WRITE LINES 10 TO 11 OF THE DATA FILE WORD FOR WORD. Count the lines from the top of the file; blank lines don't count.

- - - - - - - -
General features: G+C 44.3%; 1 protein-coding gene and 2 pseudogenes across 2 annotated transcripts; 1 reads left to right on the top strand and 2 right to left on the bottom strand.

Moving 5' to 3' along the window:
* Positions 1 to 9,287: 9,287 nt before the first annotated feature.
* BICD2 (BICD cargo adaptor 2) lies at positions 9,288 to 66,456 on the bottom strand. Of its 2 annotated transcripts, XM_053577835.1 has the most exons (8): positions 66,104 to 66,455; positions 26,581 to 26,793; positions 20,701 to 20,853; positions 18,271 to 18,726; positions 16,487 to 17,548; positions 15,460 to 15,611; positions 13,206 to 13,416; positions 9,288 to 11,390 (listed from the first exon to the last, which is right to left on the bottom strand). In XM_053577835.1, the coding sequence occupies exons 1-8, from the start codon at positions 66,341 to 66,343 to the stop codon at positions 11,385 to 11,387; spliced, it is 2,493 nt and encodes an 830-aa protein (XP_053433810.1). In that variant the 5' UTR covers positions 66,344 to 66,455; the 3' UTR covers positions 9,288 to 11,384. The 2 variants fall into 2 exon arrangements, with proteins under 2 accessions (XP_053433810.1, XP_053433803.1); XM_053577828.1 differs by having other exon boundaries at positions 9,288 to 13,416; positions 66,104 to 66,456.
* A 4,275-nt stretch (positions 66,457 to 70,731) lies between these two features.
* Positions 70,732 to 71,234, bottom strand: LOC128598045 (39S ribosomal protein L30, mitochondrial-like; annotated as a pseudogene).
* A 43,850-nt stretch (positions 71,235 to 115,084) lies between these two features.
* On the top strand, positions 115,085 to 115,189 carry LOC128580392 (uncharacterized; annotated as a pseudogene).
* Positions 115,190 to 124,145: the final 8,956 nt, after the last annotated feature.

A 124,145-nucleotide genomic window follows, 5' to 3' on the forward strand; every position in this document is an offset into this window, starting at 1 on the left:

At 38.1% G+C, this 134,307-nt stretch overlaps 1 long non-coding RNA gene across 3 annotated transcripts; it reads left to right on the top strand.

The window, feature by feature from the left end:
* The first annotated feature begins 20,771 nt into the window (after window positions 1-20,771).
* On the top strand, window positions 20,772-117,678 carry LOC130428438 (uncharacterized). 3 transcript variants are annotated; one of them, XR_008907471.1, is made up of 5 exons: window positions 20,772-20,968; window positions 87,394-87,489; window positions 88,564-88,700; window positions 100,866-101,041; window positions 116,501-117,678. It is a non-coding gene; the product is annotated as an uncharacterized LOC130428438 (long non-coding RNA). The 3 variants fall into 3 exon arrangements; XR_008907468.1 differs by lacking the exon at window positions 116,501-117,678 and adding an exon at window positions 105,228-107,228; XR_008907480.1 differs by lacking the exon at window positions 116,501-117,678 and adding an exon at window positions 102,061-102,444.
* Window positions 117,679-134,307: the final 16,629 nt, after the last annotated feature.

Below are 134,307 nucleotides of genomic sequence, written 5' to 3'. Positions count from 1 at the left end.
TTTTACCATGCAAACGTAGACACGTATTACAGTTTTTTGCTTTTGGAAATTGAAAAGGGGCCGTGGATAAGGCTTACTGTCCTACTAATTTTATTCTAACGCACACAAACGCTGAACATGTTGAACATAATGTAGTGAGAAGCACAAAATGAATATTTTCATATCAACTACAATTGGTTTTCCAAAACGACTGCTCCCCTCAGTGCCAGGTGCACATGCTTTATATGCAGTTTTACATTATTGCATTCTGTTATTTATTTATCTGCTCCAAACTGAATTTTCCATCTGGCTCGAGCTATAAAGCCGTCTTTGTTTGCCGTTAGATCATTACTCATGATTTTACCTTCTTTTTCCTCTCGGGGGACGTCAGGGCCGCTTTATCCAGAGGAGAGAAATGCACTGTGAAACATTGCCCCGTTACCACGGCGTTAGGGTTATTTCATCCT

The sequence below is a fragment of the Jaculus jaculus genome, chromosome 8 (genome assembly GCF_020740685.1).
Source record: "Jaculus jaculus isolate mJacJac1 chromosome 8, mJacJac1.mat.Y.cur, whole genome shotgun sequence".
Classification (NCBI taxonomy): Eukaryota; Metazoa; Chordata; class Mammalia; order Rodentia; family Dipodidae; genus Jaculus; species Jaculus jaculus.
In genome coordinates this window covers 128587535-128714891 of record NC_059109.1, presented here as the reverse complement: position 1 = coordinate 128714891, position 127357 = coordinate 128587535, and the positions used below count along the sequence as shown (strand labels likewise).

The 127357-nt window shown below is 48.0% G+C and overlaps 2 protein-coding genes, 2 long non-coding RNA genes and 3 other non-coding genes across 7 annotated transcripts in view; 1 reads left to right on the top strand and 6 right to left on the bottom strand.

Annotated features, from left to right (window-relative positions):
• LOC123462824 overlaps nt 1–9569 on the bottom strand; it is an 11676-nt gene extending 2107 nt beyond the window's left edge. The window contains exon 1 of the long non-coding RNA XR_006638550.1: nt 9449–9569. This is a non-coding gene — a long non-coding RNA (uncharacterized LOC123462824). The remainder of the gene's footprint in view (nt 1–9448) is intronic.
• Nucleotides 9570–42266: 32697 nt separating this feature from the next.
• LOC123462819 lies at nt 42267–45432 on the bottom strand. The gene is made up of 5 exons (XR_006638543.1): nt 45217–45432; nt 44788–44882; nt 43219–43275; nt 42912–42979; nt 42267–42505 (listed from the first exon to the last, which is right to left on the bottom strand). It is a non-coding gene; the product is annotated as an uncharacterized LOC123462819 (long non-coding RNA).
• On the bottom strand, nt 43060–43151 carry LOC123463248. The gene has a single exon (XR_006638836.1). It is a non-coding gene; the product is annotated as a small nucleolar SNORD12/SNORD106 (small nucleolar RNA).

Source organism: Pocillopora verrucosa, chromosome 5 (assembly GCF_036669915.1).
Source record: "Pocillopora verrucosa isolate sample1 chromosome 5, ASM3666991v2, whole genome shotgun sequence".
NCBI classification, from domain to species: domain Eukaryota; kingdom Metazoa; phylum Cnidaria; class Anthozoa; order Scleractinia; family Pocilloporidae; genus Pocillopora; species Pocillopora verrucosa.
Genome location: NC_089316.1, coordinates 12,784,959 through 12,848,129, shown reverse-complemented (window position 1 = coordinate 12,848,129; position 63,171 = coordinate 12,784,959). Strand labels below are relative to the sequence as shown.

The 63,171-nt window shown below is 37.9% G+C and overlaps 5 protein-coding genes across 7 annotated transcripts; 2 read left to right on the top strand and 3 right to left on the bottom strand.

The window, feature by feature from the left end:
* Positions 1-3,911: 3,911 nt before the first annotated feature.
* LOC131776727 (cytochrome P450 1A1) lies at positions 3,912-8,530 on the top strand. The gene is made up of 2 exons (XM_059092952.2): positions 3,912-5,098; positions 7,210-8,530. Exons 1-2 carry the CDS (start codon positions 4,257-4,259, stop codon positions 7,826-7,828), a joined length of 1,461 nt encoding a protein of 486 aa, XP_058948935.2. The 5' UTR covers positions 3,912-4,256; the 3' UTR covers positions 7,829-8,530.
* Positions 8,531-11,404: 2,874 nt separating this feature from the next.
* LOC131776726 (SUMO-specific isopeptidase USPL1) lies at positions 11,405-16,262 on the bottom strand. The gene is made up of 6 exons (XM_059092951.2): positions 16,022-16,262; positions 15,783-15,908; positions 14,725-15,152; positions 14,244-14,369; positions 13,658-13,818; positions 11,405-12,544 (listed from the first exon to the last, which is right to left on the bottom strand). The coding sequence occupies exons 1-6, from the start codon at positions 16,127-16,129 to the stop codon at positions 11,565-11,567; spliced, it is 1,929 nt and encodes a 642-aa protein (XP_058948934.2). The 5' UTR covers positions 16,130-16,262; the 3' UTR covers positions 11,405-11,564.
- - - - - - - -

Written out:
A 124,145-nucleotide genomic window follows, 5' to 3' on the forward strand; every position in this document is an offset into this window, starting at 1 on the left:

At 38.1% G+C, this 134,307-nt stretch overlaps 1 long non-coding RNA gene across 3 annotated transcripts; it reads left to right on the top strand.